Rhian-Mari Thomas is Chief Executive of the Green Finance Institute. The Institute sits at the nexus of the public and private sectors, the Green Finance Institute convenes and leads sectoral coalitions of global experts, that identify and unlock barriers to investment towards impactful, real-economy outcomes. The Green Finance Institute is backed by the UK Government and City of London Corporation.
Rhian spent 20 years in investment banking and corporate finance and was awarded an OBE for services to green banking. She is an Emeritus Member of TCFD and co-chaired the launch of the TNFD to which she is a senior advisor.
Rhian sits on numerous advisory groups across UK Government including the Net Zero Expert Group, Centre for Greening Finance and Investment, Global Resources Initiative, Department for Transport Expert Panel, Her Majesty’s Treasury Green Technical Advisory Group and the UK Voluntary Carbon Markets Forum. Rhian was also a commissioner on the Zero Carbon Commission and a member of the Climate Change Committee’s Net Zero Finance Advisory Group. Rhian sits on the advisory board for UCL Bartlett School of Environment, Energy and Resources and co-chairs the advisory board for Snowball Impact Management.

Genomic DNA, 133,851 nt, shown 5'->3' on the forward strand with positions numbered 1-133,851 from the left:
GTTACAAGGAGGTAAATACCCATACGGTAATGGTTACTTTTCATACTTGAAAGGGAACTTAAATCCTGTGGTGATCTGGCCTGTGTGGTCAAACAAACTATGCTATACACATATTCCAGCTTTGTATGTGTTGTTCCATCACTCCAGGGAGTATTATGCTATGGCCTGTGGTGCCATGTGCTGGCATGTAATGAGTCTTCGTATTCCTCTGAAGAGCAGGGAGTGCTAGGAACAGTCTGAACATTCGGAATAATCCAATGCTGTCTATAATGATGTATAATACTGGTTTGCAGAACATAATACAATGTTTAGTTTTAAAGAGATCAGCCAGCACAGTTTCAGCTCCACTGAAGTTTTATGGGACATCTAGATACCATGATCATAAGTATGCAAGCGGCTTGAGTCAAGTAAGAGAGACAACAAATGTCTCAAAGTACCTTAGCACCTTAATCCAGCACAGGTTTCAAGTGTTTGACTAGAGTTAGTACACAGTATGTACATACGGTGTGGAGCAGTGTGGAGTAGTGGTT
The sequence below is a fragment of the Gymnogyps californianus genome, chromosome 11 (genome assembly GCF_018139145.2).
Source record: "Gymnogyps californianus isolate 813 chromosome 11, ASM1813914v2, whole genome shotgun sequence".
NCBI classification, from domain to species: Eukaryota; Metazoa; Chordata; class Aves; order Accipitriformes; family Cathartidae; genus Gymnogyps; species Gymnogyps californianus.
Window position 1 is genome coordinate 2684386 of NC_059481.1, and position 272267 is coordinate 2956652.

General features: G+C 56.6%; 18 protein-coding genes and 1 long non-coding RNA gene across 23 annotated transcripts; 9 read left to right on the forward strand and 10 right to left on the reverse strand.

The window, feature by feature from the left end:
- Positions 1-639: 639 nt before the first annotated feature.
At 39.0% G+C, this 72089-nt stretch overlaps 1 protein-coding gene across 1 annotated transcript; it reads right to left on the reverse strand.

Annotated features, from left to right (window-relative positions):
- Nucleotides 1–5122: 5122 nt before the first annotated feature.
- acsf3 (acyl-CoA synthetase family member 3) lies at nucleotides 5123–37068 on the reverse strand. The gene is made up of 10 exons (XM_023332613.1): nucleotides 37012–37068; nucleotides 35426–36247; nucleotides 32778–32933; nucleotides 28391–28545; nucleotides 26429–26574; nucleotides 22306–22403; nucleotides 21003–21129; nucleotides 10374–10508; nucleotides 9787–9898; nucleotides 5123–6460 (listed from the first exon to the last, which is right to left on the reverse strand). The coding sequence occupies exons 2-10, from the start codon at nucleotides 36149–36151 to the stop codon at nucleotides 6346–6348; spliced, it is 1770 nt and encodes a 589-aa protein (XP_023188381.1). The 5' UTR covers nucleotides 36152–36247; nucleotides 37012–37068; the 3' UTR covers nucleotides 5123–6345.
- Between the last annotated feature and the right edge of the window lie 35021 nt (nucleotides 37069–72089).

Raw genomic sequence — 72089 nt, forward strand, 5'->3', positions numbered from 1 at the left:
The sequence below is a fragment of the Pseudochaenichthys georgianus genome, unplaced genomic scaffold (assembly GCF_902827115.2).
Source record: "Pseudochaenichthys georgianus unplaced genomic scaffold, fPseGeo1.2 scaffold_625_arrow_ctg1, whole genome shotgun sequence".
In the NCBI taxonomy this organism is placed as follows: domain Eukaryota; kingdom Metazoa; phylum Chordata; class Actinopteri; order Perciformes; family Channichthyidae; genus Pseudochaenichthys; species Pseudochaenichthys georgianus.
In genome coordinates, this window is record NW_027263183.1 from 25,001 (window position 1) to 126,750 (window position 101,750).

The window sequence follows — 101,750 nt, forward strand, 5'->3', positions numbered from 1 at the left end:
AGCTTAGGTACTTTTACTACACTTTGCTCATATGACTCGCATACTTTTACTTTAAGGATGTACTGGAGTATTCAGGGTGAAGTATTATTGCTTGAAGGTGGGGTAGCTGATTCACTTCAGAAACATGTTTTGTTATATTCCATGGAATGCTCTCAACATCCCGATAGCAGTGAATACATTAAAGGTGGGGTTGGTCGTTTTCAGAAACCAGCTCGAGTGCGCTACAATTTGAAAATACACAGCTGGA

A fluent Welsh speaker, Rhian holds a PhD in Physics from Trinity College, Dublin, Ireland.
Green Finance Institute
Michael Liebreich: Before we start, if you're enjoying these conversations, please make sure that you like or subscribe to Cleaning Up, it really helps other people to find us. Cleaning Up is brought to you by the Liebreich Foundation and the Gilardini Foundation. Hello, I'm Michael Liebreich, and this is Cleaning Up. My guest today is Rhian-Mari Thomas. She's the Chief Executive of the Green Finance Institute in the UK, formerly a banker with Barclays. Without further ado, let's bring Rhian-Mari into the conversation. So, Rhian-Mari, welcome to Cleaning Up.
Rhian-Mari Thomas: Thank you very much for having me. I'm delighted to be here, Michael.